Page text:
When I attended the Erma Bombeck Writer’s Workshop last April, I had an injury in the hotel room. As I opened the heavy hotel curtain wielding the drapery pull rod, I bonked myself on the face.
It hurt, and I examined myself for welts wondering how I would explain to my fellow writers what happened. Then I imagined this scenario.
Excited to start another day of learning and laughter at the Erma Bombeck Writer’s Workshop, Molly bounded out of bed and reached for the log attached to the curtain to unveil a glorious new day.
It was curtains for her consciousness as she sagged to the floor in a heap.
Meanwhile, Molly’s new friend Lee was pacing as the last shuttle bus was leaving in five minutes. ‘Where can Molly be? I bet she stayed in the bar for three hours after I went to bed and she’s nursing a hangover. I don’t think it would be wrong for me to go to the workshop without her; after all, I just met her. Why should I miss a lecture because of her irresponsibility?’
Alas even though Lee has many shallow qualities that drew her and Molly together as friends, her conscience prevailed and she reluctantly pushed the elevator ‘up’ button to investigate.
She knocked on the door and heard a groan. At first, she thought it confirmed her suspicion about Molly’s late evening revelry, but her mother instincts told her it could be an expression of pain.
She knew her new friend was klutzy from the moment they met when Molly ran to give her a hug, tripped and knocked her into a potted plant. It wouldn’t have been so nettlesome, but it was a cactus.
Lee panicked and called hotel security. “I need you to check on the person staying in room 635. I think she has a medical emergency.”
In a flash, a hotel official unlocked the door to find Molly lying in a puddle of humiliation with the imprint of the drapery pull rod on her forehead. Lee screamed, “Oh my God! It’s a First World Injury! Call 911!”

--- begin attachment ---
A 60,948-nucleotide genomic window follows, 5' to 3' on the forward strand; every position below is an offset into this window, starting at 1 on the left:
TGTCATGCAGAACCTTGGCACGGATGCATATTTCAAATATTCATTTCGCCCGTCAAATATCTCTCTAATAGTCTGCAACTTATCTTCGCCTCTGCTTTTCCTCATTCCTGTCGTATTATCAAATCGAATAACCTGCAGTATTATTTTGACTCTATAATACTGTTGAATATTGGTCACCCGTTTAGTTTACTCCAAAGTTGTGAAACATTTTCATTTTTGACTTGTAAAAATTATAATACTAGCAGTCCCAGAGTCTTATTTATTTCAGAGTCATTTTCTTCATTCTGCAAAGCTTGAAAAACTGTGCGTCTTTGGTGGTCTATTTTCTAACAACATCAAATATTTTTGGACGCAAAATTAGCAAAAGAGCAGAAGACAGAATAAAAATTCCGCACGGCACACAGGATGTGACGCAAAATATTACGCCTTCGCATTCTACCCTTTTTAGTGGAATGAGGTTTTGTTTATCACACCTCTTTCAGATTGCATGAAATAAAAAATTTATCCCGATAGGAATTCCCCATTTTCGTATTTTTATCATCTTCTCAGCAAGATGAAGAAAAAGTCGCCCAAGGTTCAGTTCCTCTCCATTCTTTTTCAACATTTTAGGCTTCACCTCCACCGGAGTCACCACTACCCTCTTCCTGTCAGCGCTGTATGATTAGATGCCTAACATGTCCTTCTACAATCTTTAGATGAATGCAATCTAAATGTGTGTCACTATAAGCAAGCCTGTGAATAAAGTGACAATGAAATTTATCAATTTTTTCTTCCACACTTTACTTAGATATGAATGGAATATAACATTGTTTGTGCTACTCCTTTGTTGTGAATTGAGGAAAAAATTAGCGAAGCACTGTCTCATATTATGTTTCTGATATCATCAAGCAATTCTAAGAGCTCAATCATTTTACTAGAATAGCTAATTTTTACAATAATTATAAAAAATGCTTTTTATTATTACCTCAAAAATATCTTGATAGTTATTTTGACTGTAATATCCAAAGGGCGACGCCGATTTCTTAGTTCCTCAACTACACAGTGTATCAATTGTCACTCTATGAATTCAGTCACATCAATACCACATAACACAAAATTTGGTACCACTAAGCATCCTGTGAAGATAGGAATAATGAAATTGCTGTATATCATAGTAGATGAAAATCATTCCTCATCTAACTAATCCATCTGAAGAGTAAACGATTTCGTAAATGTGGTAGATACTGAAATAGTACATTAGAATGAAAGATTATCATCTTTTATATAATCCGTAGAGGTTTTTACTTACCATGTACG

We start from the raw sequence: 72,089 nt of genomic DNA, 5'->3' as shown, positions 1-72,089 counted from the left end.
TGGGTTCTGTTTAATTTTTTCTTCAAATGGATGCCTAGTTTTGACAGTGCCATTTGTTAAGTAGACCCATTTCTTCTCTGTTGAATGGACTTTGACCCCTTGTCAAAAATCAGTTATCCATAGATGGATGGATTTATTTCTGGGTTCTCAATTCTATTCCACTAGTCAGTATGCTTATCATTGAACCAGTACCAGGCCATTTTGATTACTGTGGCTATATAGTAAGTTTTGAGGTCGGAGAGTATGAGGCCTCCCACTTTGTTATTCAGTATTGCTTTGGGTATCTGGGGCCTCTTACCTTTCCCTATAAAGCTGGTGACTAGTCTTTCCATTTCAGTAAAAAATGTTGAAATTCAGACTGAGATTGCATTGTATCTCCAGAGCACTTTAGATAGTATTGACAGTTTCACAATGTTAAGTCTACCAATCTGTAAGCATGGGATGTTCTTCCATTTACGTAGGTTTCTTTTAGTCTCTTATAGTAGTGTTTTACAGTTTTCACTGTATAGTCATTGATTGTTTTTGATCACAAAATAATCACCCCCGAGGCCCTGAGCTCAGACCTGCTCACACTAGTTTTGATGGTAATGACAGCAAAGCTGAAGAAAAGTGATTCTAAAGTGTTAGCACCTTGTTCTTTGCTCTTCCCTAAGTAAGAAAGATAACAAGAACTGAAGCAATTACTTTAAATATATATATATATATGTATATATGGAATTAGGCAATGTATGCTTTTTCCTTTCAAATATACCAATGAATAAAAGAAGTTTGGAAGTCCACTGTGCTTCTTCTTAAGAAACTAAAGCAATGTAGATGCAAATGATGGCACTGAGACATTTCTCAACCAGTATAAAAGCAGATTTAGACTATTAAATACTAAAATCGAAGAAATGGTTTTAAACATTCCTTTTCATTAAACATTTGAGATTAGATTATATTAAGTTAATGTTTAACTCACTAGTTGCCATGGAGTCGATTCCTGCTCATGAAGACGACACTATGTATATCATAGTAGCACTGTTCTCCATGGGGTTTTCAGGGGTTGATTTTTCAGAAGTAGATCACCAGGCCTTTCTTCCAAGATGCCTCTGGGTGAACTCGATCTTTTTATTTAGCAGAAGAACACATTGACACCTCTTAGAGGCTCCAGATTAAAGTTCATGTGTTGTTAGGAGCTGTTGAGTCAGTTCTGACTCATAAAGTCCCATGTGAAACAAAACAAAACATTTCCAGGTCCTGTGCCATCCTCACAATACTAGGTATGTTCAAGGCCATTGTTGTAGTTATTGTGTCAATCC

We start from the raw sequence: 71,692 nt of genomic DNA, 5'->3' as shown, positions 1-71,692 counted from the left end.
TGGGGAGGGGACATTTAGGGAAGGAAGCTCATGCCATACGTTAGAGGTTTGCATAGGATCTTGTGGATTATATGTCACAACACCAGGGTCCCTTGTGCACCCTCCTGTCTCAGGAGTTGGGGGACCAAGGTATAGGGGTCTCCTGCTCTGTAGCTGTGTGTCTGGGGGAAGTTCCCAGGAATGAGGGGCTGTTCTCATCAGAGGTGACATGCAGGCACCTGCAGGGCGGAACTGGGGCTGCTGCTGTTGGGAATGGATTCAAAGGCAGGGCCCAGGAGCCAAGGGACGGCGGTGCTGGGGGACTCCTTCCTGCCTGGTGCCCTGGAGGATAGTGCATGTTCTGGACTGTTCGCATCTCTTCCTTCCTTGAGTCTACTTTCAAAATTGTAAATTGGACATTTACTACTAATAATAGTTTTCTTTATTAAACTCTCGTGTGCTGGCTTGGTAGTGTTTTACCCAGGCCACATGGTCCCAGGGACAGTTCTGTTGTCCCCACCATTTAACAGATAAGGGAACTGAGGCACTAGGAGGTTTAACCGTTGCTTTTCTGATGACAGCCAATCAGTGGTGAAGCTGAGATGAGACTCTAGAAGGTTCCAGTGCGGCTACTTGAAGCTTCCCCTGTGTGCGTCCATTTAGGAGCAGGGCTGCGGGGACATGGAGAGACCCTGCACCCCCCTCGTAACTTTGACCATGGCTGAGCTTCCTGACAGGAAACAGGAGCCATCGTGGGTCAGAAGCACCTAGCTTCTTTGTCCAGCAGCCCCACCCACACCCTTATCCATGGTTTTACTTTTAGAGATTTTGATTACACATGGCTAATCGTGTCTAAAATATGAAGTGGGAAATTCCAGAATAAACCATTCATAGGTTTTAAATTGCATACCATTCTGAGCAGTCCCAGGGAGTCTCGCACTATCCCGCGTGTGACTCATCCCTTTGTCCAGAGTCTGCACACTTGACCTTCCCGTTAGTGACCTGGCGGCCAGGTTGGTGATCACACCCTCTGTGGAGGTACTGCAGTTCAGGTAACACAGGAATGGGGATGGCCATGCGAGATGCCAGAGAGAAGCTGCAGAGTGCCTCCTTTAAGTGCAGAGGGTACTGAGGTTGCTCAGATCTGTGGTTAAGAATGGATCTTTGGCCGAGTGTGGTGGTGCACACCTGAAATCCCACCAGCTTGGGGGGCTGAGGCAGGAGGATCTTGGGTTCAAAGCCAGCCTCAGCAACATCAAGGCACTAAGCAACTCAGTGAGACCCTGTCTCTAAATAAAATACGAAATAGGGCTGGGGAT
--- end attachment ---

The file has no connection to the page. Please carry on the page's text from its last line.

So what exactly is a First World Injury?
I found this definition in the Urban Dictionary:
“An injury most likely to occur in an advanced first world country due to the high standard of living. Example: Karma suffered a first world injury walking into a dumpster while tweeting on her smart phone.”
I began to chronicle my traumas in the context of privileged circumstances.
• Applied hypoallergenic mascara, missed lashes and injured eye.
• Thumbed through a Pottery Barn catalog and incurred paper cut.
• Fell off spin bike and sprained ankle.
• Waved hand over steam vent of rice cooker and sustained burn.
• Fished lipstick out from under front seat of car and wrenched shoulder.
• Chopped shallots for Steak Diane and cut fingernail.
• Pulled an excessively dry cork from a wine bottle and bruised nose.
• Slipped with the box cutter when unpacking mailorder French roast coffee and scratched arm.
• Poked a touch screen repeatedly and developed tendonitis of index finger.
• Hopped on a hammock, flipped onto ground and scraped elbow.
• Ate microwave popcorn and broke tooth. While watching Netflix.
• Opened dishwasher and bruised shin.
• Failed to reapply #50 sunscreen and exposed unprotected skin to sun. While waiting in line at Disney World. Because I ran out of Fast Passes.
I know I should feel irritated about these boo-boos spawned from a first world lifestyle, but instead I find myself with a strange sense of gratitude, realizing these are small prices to pay for a luxurious existence.
How about you? Have you ever thumped yourself with a hotel pull rod? Have you cut your lip while gnawing on crispy peasant bread dipped in extra virgin olive oil while living the life of the upper crust? Are you thankful for these mishaps?